Under this second approach—which Dworkin called “law as integrity”—the question of when it became unconstitutional to discriminate against same-sex couples is much richer than the either/or, concrete approach implied by Scalia’s question, or the cynical “law is just politics” approach that Kerr takes. Rather, the answer is that if it is prohibited at all, it has been prohibited since equal protection was required. (And in the federal context, the answer is even deeper: if it is prohibited at all, it has been prohibited ever since equal protection was mandated, and equal protection has been mandated ever since due process of law was mandated.) Law is not an historical record, and lawyers are not in the business of counting tree rings. Law is more like a narrative in which the question of whether Lady Macbeth has children is a meaningful question with an answer.
This sort of reasoning is typically ridiculed among sophisticated modernists today, but its rightness is actually obvious. Law takes place in a world of argumentation and logic. If a person makes a proposition such as: All men are mortal; Socrates is a man—it makes no sense to ask “when did Socrates become mortal?” The mortality of Socrates simply is the case, if it is the case at all. And if we say: Arbitrary discrimination by the state is unconstitutional; this discrimination is arbitrary—then it likewise makes no sense to ask “when did this discrimination become unconstitutional?” True, there is a prescriptive element to a legal proposition that’s absent in the mere logical argument—that is, in the latter case, the government makes a promise—but that promise is contingent on logical implication, and therefore it follows without regard to time, if it follows at all. Olson does not argue that discrimination against same-sex couples was at one time acceptable, but has now become unacceptable. He argues that equal treatment is violated by the current state of affairs or circumstances, in violation of the constitutional promise.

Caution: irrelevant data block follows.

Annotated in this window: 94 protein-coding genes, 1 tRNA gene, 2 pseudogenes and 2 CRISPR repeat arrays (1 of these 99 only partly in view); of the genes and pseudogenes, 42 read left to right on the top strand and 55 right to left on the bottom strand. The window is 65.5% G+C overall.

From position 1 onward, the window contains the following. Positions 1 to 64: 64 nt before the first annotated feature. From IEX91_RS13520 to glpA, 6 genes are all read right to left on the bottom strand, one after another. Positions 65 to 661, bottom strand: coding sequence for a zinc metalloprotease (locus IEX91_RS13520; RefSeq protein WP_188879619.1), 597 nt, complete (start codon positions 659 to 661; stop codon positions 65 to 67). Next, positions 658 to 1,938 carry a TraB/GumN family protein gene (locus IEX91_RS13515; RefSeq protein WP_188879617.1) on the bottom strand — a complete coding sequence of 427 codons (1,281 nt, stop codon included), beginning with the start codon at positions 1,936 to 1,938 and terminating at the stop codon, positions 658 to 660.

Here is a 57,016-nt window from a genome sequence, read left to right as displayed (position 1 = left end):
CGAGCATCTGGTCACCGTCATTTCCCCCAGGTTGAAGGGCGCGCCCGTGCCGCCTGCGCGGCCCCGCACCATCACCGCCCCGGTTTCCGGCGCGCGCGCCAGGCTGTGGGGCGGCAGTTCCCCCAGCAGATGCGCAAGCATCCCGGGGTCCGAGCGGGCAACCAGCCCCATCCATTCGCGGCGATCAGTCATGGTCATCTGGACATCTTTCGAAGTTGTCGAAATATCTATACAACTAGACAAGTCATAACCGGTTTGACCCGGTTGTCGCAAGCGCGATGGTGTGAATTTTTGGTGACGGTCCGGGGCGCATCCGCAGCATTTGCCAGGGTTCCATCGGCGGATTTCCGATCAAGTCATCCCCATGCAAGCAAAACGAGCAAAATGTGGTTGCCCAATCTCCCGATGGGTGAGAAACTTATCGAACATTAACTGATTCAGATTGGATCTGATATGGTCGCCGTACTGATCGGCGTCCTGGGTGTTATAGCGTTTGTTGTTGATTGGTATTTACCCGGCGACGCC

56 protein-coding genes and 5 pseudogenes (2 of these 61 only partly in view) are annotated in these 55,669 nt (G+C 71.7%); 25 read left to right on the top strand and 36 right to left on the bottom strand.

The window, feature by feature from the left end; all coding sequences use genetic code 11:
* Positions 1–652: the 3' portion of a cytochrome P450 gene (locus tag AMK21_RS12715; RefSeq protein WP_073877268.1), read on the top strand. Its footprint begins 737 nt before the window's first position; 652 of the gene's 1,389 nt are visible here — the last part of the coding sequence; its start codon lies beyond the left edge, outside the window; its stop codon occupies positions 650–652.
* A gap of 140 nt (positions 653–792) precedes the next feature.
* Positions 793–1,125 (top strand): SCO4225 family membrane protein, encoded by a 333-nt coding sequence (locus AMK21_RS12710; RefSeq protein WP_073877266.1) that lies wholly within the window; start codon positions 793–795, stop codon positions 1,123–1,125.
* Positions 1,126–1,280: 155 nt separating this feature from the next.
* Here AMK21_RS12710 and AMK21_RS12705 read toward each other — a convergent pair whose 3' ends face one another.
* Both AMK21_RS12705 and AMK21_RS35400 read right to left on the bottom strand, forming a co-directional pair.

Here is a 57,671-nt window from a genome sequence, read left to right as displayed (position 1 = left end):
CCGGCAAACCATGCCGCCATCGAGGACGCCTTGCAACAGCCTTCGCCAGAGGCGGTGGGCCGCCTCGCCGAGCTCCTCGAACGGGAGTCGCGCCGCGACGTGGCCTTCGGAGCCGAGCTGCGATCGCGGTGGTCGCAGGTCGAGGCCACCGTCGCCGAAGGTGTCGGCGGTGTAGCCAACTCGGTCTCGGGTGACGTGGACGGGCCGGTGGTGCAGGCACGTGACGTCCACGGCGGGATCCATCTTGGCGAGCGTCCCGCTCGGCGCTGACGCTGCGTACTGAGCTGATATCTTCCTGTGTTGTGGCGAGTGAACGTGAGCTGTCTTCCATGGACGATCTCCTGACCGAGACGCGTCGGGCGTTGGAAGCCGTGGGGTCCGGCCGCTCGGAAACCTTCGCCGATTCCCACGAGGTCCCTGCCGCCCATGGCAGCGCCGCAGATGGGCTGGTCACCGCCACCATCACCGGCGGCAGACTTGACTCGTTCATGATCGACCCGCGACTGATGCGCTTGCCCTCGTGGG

In short, Scalia’s question only seems clever. What it actually does is take an impoverished and superficial view of what law really is. It regards law as a command instead of a promise, and as a collection of concretes rather than logical propositions that subsume all specifics sharing certain characteristics. Like a person who memorizes a text rather than understanding it, Scalia is mimicking, not engaging, the role of the judge. Ironically, such an approach to law takes for granted that a court judgment is always an act of legislation, contrary to his professed belief that law should not be about legislating from the bench.
The James Madison Institute Journal has published my article about the constitutionality of the Individual Mandate "tax" under the Origination Clause, which is the subject of one of PLF's cases. You can read the article online here (p. 40). Here's a sample:
The NFIB decision satisfied practically nobody. If, as some have suggested, Chief Justice Roberts was emulating John Marshall’s Marbury v. Madison decision, that effort failed, because it resulted in an unworkable refashioning of the statute, one for which neither side contended, and which neither side now fully accepts. In fact, NFIB may be the anti-Marbury. Chief Justice Marshall’s opinion is a masterpiece because it asserted the Court’s rightful constitutional power while tactfully withdrawing from a political dispute in which the judges were ill-suited to defend themselves. He accomplished this with a masterfully logical unanimous opinion. NFIB, by contrast, resulted in an illogical opinion that withdraws the Court from its proper constitutional role, and does so solely as a function of political considerations. It also resulted in multiple, overlapping opinions, such that it is unclear now which parts of the opinion are even binding precedents. It imposed an implausible reading on the statute, which raises more constitutional problems than it resolves. Whether the Court can clean up the mess it has created can only be determined by future litigation.